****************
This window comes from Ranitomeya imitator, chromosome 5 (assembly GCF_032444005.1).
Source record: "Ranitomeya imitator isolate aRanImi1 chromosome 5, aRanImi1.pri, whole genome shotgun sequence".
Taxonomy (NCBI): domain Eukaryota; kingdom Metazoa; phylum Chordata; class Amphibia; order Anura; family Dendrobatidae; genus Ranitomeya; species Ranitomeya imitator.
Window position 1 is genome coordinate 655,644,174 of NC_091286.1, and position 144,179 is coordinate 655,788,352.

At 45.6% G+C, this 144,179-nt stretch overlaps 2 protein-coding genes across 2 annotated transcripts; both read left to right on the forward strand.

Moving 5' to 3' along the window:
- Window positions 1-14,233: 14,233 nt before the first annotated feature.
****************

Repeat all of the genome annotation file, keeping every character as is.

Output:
This window comes from Ranitomeya imitator, chromosome 5 (assembly GCF_032444005.1).
Source record: "Ranitomeya imitator isolate aRanImi1 chromosome 5, aRanImi1.pri, whole genome shotgun sequence".
Taxonomy (NCBI): domain Eukaryota; kingdom Metazoa; phylum Chordata; class Amphibia; order Anura; family Dendrobatidae; genus Ranitomeya; species Ranitomeya imitator.
Window position 1 is genome coordinate 655,644,174 of NC_091286.1, and position 144,179 is coordinate 655,788,352.

At 45.6% G+C, this 144,179-nt stretch overlaps 2 protein-coding genes across 2 annotated transcripts; both read left to right on the forward strand.

Moving 5' to 3' along the window:
- Window positions 1-14,233: 14,233 nt before the first annotated feature.